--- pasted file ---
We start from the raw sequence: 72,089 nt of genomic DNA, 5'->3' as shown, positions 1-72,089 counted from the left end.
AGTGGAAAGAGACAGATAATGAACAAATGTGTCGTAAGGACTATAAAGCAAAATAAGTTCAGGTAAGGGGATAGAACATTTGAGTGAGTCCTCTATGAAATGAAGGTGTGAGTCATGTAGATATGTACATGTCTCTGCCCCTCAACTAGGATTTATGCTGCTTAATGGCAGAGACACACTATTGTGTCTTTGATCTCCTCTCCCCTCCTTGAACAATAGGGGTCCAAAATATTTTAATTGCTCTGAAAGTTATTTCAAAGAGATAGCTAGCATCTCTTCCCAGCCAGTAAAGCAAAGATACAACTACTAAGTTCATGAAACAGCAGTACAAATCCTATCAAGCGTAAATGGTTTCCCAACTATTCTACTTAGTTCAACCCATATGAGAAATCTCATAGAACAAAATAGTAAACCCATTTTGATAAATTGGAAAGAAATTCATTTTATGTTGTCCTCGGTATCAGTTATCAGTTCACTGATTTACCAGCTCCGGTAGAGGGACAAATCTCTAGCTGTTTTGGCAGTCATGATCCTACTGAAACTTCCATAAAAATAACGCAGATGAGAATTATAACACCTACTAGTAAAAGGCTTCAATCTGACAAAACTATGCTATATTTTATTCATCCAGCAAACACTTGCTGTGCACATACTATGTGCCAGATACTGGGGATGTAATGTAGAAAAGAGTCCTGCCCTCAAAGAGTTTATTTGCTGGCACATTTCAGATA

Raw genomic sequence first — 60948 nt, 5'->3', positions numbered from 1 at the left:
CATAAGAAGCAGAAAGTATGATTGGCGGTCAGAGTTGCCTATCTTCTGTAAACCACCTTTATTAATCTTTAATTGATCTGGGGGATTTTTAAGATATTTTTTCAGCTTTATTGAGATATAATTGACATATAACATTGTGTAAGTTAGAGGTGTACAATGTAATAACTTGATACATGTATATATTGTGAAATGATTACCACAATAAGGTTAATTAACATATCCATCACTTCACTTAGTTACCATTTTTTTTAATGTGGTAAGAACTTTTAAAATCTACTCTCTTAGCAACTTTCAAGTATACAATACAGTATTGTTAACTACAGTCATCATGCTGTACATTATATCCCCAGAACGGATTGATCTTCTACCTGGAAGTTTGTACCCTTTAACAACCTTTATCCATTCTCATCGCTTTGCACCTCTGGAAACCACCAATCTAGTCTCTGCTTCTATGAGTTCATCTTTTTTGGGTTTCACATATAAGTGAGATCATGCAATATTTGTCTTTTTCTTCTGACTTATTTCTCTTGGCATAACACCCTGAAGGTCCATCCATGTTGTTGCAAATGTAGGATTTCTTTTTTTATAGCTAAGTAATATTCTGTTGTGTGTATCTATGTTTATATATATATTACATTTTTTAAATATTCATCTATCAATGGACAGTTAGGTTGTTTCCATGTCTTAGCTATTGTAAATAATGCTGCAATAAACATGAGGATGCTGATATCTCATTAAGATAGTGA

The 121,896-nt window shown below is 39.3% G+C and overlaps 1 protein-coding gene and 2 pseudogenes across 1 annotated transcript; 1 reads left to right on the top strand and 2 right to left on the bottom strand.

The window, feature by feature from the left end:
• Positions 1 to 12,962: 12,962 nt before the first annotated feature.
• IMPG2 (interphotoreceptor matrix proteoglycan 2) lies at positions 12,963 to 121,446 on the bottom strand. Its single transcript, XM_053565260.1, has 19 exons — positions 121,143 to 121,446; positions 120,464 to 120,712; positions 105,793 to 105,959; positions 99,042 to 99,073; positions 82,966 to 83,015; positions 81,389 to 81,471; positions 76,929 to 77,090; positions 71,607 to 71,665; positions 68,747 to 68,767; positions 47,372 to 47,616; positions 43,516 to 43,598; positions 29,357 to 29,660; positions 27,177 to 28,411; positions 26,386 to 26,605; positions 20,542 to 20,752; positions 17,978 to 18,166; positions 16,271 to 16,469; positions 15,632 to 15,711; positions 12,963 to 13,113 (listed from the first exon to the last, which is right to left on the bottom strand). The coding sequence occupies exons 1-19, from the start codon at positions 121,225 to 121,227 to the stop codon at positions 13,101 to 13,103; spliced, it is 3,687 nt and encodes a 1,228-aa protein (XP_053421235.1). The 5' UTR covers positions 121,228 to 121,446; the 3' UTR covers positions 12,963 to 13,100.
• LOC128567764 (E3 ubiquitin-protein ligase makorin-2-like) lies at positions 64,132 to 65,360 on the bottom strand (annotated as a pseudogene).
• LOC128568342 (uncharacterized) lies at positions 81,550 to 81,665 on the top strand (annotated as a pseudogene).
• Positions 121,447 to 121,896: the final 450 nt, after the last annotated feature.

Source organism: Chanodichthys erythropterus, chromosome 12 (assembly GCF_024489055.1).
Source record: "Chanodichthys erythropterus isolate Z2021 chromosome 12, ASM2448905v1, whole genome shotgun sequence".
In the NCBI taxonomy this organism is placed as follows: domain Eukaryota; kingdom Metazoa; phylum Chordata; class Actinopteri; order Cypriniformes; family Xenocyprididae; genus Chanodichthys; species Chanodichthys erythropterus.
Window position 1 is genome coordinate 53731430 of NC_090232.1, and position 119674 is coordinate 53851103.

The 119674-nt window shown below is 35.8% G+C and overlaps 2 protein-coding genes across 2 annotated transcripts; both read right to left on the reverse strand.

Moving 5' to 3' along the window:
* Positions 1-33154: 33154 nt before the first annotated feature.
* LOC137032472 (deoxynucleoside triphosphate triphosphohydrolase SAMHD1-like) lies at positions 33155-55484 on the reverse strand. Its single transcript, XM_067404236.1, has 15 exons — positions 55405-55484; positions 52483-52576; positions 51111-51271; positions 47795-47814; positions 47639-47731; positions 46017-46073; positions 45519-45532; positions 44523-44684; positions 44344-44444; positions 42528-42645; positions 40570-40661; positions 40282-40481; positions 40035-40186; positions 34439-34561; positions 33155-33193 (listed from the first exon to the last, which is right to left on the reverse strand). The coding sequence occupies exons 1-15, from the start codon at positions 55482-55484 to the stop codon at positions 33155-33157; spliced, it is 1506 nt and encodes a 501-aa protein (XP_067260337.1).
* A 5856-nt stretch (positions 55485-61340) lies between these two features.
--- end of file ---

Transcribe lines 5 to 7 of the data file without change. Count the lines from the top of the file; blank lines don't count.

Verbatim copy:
The 121,896-nt window shown below is 39.3% G+C and overlaps 1 protein-coding gene and 2 pseudogenes across 1 annotated transcript; 1 reads left to right on the top strand and 2 right to left on the bottom strand.

The window, feature by feature from the left end:
• Positions 1 to 12,962: 12,962 nt before the first annotated feature.